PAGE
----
I not only teach guitar and bass, but direct a music school that has over 30 instructors. I have never advertised a job opening. But I get lots of unsolicited resumes. In looking over resumes, I often don’t see the real information I’m looking for. What’s most important to me is your philosophy of teaching, in particular how you approach teaching kids, since that is the proverbial bread and butter of this business. And I believe parents who email or call us are largely looking for the same thing.
But the conceptual gap between the biographies teachers submit to me and what parents of prospective students ask me about is often so vast it borders on comical. I get biographies that focus almost exclusively on the names of who they studied under at various conservatories or colleges. One or two is fine, if the person is really well known. I get that dropping some names adds legitimacy to one’s resume; I do it myself. But how you teach, how much you’ve taught and WHY you want to teach has to be front and center. I’ve had 8 private teachers myself, and I would say that only 2 of them were excellent teachers. But 7 of them were good or great players, and most of them had great educations.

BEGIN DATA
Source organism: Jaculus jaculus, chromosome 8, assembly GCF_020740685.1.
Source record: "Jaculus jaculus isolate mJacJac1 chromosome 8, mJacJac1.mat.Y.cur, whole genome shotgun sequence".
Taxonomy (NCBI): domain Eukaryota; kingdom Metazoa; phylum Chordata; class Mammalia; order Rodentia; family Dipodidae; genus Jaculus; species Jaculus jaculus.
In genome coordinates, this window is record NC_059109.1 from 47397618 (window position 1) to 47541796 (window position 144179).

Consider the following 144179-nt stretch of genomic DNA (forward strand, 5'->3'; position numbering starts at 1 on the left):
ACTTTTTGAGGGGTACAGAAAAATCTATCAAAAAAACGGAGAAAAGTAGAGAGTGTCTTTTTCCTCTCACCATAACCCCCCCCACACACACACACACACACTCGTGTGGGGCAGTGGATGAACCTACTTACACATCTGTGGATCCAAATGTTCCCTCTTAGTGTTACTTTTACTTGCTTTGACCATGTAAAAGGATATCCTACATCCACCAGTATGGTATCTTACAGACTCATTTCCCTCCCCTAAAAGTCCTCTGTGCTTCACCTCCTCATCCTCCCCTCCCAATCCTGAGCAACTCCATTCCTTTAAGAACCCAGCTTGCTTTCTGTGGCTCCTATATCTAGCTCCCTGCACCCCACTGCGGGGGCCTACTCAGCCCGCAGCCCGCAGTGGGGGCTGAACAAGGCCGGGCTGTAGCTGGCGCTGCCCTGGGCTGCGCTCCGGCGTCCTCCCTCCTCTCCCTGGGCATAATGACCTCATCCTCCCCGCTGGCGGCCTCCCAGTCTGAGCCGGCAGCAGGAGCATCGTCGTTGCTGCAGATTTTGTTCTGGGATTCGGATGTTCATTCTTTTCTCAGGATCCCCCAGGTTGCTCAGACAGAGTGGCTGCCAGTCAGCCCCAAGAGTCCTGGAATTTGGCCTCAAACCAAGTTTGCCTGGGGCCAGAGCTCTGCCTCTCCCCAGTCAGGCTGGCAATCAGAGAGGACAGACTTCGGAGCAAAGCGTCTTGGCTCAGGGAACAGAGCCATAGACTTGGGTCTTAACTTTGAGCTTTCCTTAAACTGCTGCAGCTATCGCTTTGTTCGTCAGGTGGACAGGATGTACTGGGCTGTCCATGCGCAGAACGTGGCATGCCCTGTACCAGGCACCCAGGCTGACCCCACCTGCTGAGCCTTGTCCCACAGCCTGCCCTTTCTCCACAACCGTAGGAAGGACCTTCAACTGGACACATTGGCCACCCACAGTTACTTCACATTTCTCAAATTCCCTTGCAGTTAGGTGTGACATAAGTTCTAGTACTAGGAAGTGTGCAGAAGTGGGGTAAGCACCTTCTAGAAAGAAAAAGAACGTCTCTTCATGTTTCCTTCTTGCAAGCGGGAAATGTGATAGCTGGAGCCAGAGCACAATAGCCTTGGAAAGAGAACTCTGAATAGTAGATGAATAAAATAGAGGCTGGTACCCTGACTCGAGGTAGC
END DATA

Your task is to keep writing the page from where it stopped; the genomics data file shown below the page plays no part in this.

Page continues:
When parents call the school, they already know and believe our reputation and Google reviews. The #1 thing they care about is what days and times we have open for their kid, so they can fathom how to place another activity within the busy matrix of their life. They *might* ask about how we teach. But no resume takes the place of life in the trenches. As a private teacher you earn your respect and your reputation one lesson at a time. You start out as a cog in the machinery of a busy family’s life. If you are there, faithful to the student’s needs, week after week, and skilled at channeling your own education and technical prowess into a form that inspires and engages that student as an unique individual, then you will be esteemed as a mentor….then and only then.